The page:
Jimmy sat on the dusty floor of his factory in Guangdong looking for the money he was still owed. Its workers had been paid, machines sold and even office furniture removed after closing the factory doors in October for the last time.
“Lower orders and constant lockdowns were all reasons I wanted to close the plant,” he told the Financial Times. “But mostly, it felt like there was no hope. There was no sign of a rebound. »
Factory managers in southern China are reporting a drop in October orders of up to 50% due to full inventories in the United States and Europe, worsening the bleak outlook for the world’s second-largest economy.
October is normally a particularly busy time for the manufacturing sector and the sharp decline in activity has left blue-collar workers struggling to find jobs.
The flipside presents Beijing state planners, already grappling with a spiraling housing crisis, sporadic closings and weak consumer sentiment, with yet another complication. Last month, China announced that third-quarter gross domestic product rose just 3.9% year on year, below the annual target of 5.5%.
“It’s supposed to be a busy time, but in the last two months it was the worst. . . nobody dares to buy anything, nobody dares to buy a sofa, nobody [in Europe] still has money,” said Christian Gassner, whose factories make furniture in Guangdong.
“Everyone is crying for the same thing. Orders drop 30-50% in some industries. A lot of people are closing their factories.
Alan Scanlan, a Hong Kong executive who works in sourcing from southern China, said the slowdown was the inevitable result of the end of the e-commerce boom after buyers overstocked for 2022.
Nike, for example, announced in September that its North American inventory was up 65% at the end of the third quarter, compared to a year earlier.
Last month, China’s manufacturing purchasing managers’ index fell to 49.2 from 50.1 in September, a bigger drop than expected, according to the National Bureau of Statistics.
On Monday, official data showed exports fell 0.3%; they were expected to rise 4.5 percent. Economists attributed the decline to a drop in orders as well as random lockdowns under China’s zero-Covid policy.
“We are in a scenario where Chinese domestic demand is affected by lockdowns, and externally we see this weaker demand from Europe and the United States, which is driven by high interest rates at globally,” said Gary Ng, an economist at Natixis in Hong. Kong.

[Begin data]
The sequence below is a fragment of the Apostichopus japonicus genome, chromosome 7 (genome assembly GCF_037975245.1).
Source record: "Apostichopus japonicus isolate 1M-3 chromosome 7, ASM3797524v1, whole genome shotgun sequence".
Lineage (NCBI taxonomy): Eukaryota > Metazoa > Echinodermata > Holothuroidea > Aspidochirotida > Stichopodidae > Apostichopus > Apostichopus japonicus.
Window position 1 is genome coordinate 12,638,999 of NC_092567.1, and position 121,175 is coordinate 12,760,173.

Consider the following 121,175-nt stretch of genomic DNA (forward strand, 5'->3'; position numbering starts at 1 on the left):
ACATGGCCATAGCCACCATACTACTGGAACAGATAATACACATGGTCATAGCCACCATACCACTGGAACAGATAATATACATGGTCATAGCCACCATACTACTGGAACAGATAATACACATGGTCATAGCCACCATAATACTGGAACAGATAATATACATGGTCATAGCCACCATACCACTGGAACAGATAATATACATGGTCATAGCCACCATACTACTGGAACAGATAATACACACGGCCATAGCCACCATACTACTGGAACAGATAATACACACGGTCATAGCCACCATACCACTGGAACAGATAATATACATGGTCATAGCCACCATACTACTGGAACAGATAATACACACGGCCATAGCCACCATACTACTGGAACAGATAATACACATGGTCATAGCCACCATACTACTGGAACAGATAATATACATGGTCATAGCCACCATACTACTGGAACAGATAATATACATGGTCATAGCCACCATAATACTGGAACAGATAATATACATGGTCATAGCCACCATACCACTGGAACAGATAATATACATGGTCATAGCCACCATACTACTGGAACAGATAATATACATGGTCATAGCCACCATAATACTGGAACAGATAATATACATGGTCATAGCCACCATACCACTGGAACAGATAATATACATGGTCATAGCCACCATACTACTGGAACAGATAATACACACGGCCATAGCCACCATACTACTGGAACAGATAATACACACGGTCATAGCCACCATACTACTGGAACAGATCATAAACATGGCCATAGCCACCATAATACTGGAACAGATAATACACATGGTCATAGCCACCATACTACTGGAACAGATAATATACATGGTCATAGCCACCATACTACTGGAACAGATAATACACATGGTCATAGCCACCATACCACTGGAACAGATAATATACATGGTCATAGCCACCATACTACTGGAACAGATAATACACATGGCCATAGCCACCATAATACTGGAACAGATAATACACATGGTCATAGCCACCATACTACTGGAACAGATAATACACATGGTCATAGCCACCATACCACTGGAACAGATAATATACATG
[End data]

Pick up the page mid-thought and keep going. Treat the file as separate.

“It can be quite problematic when talking about southern China. . . these provinces are important for the Chinese economy.
A city official in Dongguan, a manufacturing hub in Guangdong, said local governments were struggling to maintain subsidies to help factories because they also had to pay for Covid testing.
“What are we supposed to do? Let the factories and the local economy die and waste all the citizens’ income on endless PCR testing?” asked the official, who wished to remain anonymous.
Gassner added that some industries were hit harder than others, with electronics and renewable energy makers shielded from the carnage.
But the recession has further rippled through the labor market, according to factory managers who said it was easy to hire short-term workers.
“When orders dropped, we were forced to cut costs and one of the biggest expenses is paying workers,” said Danny Lau, honorary chairman of the Hong Kong Small and Medium Enterprises Association. , which runs an aluminum plant in Dongguan.
“We had over 200 workers at the beginning of last year, but only around 100 this year. . . This was mainly due to a lack of orders.
Chen, who only provided his last name, works for a Guangdong-based company that supplies global supermarkets. As his hours dried up, his income fell to 50,000 Rmb ($6,886) this year from 80,000 Rmb the year before.
“I used to buy bubble tea at full price without blinking an eye,” Chen, 24, said. “Now I only go to cafes that [discount] supporting documents.” He told the FT he estimates orders for his business have fallen 40% since April, compared to a year earlier.
“Customers are losing confidence. They don’t dare go all out in China anymore,” Chen said.
US-China tensions have also accelerated the shift out of China of manufacturing industry, which had already shifted to Southeast Asia due to rising wages on the mainland.
“There is no more chance of being in China. . .[since Americans]no longer desire products made in China, it is best that we clarify our operations in mainland China,” said Suki So, executive director of Hong Kong-based Everstar Merchandise, which plans to close its Guangdong factory.
The same goes for the rest of its factories in Southeast Asia, where it produces Christmas lights.
“Demand for non-essential goods such as furniture has [dropped] as Americans get poorer. . . We had to rent warehouses [this year] to store finished products.
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